Secretary of the Interior

A Blog from the Editor of St. Louis At Home

Monday, November 19, 2012 / 3:05 PM

Making Old New: Finding Inspiration From Conversion Homes

Making Old New: Finding Inspiration From Conversion Homes

With five magical words and some simple footwork, Dorothy Gale spirited herself back to Kansas, reminding all of us that there’s no place like home. But like the twister that carried her away, perhaps there’s a spin on that timeless phrase.

There’s no place like…the grain silo?
The fire station?
The house of worship?
OK, so these don’t exactly roll off the tongue. But what if personalizing your space with paint, fabric and a wall of family photos doesn’t say “one-of-a-kind” with enough conviction?  For the definitive statement in originality, think reinvention, not just redecorating.

In Pennsylvania, a former firehouse became a 5,000-square-foot home complete with an observation deck in the living room. This wasn’t the first conversion for the old brick property, however. Before it was a firehouse  and before that it was home to a trolley maintenance garage—proving that reinvention is not a recent phenomenon.

Taking the concept of home as sanctuary, a Georgian church in the English countryside was converted into a five-bedroom luxurious home in a project that spanned eight years. The Northumberland work of art is flooded with natural light, most exquisitely in the three-level master bath, where soaring stained glass windows overlook the footed tub. With that kind of ambiance, who needs candlelight?

Barn-to-home conversions have been popular for awhile and often keep the rustic and rural sensibility of the original structure. But not always, as cleanly demonstrated by the team at Stedman Blower, a UK architectural firm. Their inspired contemporary project, the Threshing Barn (pictured below), was featured on the British television program Grand Design.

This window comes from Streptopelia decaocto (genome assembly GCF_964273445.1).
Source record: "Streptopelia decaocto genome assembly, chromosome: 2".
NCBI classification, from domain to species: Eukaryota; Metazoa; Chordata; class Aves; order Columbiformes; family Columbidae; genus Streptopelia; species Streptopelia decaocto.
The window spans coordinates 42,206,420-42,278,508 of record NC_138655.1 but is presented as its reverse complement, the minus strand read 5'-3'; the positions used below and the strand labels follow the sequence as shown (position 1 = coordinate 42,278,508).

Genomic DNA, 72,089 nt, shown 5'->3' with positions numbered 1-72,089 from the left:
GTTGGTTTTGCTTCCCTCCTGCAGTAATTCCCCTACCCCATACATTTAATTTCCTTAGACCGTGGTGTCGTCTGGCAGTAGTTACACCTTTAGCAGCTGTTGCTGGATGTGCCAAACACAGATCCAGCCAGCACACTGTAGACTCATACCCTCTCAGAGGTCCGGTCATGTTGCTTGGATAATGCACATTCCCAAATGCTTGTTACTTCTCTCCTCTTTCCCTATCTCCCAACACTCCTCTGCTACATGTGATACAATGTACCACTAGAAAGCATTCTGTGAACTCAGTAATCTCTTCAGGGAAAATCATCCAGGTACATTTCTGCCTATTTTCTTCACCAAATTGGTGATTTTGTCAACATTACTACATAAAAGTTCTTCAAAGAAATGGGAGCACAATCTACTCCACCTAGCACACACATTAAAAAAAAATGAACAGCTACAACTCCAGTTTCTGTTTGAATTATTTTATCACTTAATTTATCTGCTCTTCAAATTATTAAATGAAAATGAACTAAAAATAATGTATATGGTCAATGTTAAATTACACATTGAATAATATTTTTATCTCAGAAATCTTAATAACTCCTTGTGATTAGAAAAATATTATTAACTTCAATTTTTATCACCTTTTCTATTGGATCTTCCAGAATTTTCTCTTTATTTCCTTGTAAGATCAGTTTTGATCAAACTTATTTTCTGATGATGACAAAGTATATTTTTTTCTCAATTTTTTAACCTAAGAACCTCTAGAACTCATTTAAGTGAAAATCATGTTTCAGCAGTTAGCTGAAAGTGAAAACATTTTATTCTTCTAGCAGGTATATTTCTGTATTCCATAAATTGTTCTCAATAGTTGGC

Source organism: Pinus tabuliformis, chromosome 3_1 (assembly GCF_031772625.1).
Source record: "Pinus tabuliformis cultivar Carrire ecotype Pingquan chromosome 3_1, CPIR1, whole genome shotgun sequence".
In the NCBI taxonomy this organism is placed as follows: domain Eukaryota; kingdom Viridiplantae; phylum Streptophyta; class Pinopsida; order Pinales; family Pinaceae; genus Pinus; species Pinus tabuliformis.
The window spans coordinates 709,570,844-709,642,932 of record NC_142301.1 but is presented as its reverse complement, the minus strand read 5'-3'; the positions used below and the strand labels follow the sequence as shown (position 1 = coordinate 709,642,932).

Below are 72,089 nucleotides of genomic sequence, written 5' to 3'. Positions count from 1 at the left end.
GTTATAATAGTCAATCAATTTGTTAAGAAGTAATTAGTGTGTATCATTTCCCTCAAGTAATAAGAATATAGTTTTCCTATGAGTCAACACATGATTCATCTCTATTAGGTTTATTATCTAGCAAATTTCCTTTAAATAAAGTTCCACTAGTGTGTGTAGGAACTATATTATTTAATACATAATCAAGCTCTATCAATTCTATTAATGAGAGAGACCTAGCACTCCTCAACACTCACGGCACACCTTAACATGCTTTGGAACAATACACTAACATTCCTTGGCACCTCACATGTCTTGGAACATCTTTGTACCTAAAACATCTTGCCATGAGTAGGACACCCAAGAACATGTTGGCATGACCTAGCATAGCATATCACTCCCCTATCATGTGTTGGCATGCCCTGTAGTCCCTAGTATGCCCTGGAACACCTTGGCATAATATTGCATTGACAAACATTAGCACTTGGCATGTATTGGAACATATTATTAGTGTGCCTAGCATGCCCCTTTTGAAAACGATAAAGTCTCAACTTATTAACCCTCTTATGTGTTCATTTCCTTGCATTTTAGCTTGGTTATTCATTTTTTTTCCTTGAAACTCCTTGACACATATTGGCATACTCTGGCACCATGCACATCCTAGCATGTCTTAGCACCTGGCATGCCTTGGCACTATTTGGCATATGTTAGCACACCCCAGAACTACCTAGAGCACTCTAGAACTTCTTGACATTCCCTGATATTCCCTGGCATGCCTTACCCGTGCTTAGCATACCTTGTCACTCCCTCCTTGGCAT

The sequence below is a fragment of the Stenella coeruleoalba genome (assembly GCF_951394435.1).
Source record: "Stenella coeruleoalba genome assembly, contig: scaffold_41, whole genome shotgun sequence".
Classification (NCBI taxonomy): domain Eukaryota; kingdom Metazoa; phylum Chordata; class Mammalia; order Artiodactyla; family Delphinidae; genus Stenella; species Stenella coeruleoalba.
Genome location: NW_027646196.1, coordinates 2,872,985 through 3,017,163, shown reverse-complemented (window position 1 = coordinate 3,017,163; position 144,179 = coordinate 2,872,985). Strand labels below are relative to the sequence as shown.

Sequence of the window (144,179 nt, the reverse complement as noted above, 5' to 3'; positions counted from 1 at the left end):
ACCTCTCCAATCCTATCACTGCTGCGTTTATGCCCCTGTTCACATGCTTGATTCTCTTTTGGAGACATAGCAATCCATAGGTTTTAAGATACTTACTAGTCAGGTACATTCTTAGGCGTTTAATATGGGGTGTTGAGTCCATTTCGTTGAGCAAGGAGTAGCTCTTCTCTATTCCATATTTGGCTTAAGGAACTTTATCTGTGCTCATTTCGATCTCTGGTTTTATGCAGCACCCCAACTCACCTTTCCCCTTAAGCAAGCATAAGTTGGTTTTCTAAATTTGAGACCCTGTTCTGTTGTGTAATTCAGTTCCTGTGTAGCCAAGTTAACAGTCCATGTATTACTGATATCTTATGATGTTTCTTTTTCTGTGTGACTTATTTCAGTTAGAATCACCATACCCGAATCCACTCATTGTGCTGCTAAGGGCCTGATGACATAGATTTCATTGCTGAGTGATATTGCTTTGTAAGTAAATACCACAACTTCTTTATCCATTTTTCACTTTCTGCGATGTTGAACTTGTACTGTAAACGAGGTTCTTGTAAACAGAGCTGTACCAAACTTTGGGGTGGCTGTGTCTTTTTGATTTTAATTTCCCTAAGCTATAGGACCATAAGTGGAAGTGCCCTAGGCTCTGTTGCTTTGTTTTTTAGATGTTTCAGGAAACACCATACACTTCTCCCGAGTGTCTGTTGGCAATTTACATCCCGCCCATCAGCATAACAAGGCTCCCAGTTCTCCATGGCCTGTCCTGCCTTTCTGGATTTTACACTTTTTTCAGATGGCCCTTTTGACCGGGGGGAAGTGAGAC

Quirky, creative, always unexpected and sometimes a little crazy, the possibilities for conversion homes are limited only by the imagination (and perhaps the occasional local ordinance.)  Nuclear missile silos, billboards and World War II bunkers have begun new lives around the world. Clearly, we’re not in Kansas anymore.

1. Soaring spaces in a converted Philadelphia firehouse
Photo courtesy

2. Brightly painted ductwork enlivens the kids’ bath in a converted Chicago schoolhouse.
Photo courtesy

3. An English church, circa 1792, is now home to a heavenly master bath.
Photo courtesy

4. A 19th-century barn turned elegant home in Surrey, England.
Photo courtesy of

5. A once-derelict water tower in Brandenburg, Germany, with a viewing platform for visitors
Photo courtesy The New York Times (

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Dec 26, 2012 09:43 pm
 Posted by  STL Home Builder

This is a great article! I really enjoyed the interesting history and the brilliant photos. Very well done.

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